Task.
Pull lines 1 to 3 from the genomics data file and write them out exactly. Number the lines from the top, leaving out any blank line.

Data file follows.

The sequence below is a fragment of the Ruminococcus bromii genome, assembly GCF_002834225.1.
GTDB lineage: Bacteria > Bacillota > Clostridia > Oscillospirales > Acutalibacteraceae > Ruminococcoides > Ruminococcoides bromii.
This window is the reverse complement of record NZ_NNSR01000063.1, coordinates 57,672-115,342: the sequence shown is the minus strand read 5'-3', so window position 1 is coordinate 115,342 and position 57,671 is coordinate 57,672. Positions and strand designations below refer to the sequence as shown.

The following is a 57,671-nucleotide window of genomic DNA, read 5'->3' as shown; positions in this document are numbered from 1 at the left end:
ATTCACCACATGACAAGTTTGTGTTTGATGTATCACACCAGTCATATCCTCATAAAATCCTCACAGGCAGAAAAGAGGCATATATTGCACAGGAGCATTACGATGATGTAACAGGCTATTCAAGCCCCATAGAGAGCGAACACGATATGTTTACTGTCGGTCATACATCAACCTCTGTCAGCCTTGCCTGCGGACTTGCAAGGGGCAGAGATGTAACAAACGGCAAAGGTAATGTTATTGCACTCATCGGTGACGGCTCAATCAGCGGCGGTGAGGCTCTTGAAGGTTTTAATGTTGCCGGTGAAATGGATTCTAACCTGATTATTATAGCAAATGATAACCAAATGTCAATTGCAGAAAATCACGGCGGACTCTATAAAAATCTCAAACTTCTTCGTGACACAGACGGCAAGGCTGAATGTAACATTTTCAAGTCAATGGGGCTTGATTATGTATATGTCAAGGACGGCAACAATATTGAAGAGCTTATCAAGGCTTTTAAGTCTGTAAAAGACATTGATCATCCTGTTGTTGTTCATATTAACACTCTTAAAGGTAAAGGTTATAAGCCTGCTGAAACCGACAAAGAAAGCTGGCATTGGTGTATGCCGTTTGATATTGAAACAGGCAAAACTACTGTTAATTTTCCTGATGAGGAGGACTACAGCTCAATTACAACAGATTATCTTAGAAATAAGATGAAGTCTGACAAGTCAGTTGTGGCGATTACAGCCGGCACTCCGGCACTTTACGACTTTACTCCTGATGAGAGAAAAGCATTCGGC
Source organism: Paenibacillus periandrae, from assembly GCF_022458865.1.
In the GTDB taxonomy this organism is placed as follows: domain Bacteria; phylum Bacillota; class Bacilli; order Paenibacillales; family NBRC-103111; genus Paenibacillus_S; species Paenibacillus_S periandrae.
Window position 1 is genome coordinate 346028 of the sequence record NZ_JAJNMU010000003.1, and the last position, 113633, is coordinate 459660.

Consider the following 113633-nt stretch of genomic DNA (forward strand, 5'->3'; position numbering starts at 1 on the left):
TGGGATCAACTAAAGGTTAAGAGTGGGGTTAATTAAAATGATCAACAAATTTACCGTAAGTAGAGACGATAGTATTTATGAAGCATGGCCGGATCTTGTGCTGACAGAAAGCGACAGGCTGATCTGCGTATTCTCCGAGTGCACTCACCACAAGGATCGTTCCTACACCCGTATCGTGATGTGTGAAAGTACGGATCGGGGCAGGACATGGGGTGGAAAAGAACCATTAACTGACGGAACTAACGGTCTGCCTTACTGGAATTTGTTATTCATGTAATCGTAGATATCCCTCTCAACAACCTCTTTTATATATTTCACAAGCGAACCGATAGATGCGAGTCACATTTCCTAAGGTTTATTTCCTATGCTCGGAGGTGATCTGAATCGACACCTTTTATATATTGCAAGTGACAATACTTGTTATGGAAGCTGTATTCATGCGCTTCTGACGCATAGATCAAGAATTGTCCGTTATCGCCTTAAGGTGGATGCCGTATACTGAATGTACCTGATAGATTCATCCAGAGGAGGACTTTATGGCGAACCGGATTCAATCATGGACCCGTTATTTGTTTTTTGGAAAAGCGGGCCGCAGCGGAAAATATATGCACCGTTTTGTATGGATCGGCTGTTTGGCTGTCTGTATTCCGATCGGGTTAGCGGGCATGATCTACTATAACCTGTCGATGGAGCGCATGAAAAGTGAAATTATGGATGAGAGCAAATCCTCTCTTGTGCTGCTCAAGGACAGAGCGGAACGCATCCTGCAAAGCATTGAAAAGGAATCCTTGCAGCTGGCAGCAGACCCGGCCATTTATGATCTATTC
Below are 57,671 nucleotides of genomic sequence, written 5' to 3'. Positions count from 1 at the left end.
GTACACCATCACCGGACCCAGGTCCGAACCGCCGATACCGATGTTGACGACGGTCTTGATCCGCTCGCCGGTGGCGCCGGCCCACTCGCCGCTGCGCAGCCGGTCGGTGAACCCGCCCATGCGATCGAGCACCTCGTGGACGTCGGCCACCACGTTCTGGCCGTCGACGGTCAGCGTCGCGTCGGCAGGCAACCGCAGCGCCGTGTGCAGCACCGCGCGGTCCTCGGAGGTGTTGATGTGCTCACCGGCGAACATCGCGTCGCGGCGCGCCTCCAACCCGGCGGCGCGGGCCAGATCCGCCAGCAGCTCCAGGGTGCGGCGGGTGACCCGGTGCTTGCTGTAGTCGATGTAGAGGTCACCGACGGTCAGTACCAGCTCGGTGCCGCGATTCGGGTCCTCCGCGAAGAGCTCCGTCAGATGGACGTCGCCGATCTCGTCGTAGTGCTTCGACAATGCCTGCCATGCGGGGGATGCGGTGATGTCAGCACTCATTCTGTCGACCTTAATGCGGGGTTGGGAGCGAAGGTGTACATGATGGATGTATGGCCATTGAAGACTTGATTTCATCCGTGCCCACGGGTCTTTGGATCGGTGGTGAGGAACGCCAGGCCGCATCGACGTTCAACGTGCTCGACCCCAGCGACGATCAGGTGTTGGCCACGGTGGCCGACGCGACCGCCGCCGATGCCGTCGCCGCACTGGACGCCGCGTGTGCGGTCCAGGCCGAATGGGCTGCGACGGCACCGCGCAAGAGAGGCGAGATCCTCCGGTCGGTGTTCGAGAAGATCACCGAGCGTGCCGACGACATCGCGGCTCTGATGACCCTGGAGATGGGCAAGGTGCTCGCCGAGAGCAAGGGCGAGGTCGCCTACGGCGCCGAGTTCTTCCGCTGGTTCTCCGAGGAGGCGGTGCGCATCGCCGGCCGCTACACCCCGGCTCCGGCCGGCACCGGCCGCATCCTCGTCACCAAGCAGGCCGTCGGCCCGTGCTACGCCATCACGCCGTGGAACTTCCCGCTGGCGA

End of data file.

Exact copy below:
The sequence below is a fragment of the Ruminococcus bromii genome, assembly GCF_002834225.1.
GTDB lineage: Bacteria > Bacillota > Clostridia > Oscillospirales > Acutalibacteraceae > Ruminococcoides > Ruminococcoides bromii.
This window is the reverse complement of record NZ_NNSR01000063.1, coordinates 57,672-115,342: the sequence shown is the minus strand read 5'-3', so window position 1 is coordinate 115,342 and position 57,671 is coordinate 57,672. Positions and strand designations below refer to the sequence as shown.